Internet Protocol Version 6 (IPv6)

The Internet Engineer Task Force (IETF) defined IPv6 in 1995. While IPv4 still has the majority of addressing, all network operating systems and hardware device manufacturers support IPv6. IPv6 increases the size of IP addresses from 32 bits to 128 bits, or 16 octets. This increases the possible number of available addresses to a maximum of 2128, or 3.42×1038, unique addresses. With the large number of available IPv6 addresses, it is not necessary to implement addressing conservation methods such as NAT and CIDR. This will help reduce the administration overhead of managing addresses.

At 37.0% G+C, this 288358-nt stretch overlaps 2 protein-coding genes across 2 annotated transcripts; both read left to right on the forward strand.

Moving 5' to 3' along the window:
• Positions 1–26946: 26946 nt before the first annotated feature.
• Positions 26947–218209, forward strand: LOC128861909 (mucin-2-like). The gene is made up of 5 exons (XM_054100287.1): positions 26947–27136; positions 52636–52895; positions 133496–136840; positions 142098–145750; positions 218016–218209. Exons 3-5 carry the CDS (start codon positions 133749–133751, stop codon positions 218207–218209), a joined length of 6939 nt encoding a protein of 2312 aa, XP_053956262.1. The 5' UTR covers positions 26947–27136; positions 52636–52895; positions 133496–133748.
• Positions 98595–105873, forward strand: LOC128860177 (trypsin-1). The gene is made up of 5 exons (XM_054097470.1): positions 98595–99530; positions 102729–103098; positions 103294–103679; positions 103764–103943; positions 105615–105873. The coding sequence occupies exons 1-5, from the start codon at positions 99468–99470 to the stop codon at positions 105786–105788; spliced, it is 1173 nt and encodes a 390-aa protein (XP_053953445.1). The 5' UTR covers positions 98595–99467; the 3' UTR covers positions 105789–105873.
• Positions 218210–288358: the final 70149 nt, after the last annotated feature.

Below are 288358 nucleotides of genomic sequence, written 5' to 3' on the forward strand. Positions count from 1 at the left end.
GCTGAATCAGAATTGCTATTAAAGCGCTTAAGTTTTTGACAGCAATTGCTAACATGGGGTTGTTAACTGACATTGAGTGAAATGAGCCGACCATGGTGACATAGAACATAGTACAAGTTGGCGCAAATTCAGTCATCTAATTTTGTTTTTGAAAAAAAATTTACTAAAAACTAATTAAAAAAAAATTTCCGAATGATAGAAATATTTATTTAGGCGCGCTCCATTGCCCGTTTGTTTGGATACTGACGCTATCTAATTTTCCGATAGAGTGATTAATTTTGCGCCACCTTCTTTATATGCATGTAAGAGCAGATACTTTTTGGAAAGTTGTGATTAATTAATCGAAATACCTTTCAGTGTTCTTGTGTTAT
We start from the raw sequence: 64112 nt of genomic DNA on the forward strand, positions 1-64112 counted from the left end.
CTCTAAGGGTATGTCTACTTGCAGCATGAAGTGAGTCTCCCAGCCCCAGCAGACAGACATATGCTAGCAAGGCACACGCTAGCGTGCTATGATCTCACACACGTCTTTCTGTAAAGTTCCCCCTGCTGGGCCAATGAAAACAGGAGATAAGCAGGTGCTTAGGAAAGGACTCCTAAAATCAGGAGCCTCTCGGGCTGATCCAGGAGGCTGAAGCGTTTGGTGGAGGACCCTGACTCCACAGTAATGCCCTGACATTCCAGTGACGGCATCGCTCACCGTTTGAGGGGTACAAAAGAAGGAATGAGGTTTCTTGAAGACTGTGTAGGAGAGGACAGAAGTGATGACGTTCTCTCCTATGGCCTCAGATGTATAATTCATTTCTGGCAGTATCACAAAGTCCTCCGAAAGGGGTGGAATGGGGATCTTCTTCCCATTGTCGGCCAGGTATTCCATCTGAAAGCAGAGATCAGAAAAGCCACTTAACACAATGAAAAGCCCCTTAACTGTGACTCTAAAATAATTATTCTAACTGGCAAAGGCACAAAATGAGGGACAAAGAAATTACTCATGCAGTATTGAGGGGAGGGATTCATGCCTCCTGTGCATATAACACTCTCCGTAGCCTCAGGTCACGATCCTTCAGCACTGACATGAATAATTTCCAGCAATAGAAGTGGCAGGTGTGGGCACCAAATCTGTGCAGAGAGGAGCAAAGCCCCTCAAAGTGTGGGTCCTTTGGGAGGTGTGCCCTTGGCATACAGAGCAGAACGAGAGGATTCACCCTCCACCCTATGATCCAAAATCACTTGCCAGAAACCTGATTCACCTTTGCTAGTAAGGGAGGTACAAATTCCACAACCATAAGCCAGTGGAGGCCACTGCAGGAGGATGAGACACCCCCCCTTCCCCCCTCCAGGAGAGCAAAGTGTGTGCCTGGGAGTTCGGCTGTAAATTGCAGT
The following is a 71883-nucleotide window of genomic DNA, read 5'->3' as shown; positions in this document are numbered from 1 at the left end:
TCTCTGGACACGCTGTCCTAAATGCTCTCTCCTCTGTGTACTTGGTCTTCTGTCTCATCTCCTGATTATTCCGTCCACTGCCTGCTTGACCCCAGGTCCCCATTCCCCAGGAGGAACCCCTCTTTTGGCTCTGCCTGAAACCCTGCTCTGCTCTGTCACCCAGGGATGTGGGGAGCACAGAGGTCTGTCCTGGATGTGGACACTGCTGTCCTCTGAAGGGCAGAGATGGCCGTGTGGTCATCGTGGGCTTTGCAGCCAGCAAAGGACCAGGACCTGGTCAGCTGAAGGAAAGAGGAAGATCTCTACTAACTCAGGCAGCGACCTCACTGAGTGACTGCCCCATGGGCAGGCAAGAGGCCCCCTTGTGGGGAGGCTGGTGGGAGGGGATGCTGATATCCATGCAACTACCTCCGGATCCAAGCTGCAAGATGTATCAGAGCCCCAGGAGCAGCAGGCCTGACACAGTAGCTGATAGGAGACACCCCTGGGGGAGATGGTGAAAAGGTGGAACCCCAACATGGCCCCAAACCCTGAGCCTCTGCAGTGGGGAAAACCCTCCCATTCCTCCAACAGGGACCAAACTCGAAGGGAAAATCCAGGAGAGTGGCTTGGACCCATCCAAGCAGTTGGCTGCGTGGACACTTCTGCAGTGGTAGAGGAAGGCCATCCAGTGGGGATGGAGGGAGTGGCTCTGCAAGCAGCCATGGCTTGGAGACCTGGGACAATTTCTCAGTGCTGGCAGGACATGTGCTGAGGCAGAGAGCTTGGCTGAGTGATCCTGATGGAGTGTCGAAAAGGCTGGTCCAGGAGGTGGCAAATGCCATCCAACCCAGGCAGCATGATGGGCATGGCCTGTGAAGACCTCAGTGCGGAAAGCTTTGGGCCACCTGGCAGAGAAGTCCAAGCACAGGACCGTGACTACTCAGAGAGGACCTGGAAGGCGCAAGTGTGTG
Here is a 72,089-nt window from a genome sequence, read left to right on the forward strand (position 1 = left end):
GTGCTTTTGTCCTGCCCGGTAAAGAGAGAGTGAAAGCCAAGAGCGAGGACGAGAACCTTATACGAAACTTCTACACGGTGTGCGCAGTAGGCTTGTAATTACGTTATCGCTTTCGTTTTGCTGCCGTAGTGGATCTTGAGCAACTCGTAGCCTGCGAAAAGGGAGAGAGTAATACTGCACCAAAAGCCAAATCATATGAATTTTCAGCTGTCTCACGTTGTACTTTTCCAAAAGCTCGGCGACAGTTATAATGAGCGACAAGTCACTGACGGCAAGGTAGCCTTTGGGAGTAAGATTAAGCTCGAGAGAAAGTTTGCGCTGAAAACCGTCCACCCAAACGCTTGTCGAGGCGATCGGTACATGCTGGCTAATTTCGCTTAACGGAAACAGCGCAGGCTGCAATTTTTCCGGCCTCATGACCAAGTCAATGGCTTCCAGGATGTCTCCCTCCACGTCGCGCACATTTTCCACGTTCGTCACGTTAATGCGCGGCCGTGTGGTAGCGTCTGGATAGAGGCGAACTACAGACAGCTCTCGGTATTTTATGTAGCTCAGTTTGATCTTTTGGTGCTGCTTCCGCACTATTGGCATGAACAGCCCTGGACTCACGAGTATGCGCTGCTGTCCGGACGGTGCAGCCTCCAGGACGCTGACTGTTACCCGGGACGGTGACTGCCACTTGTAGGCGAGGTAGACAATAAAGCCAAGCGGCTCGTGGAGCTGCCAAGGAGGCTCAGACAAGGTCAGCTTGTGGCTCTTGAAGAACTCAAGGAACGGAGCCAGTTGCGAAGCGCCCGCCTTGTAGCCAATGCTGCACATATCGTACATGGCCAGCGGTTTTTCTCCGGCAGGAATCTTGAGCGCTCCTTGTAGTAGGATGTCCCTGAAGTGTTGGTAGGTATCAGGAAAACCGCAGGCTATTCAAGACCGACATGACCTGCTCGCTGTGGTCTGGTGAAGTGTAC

The IPv6 address is composed of hexadecimal digits representing 16-bit sections separated by a colon. The addresses are represented by the format xxxx:xxxx:xxxx:xxxx:xxxx:xxxx:xxxx:xxxx. An example of the preferred format for IPv6 addresses would look like the following:

  • 2130:0000:0000:0000:0003:0040:150c:235b

IPv6 may be abbreviated by removing the leading zeros from the address, so if applied to the previous example, the address could appear as follows:

  • 2130:0:0:0:3:40:150c:235b

Another shorthand version of the IPv6 address uses double-colon notation, wherein address sections that consist of a series of zeros may be replaced with a double colon. In the instance of the IPv6 address 2130:0000:0000:0000:0003:0040:150c:235b, it could be shortened to:

  • 2130::3:40:150c:235b

IPv6 address several disadvantages of IPv4 addressing, including:

Limited addresses

As mentioned previously, ...

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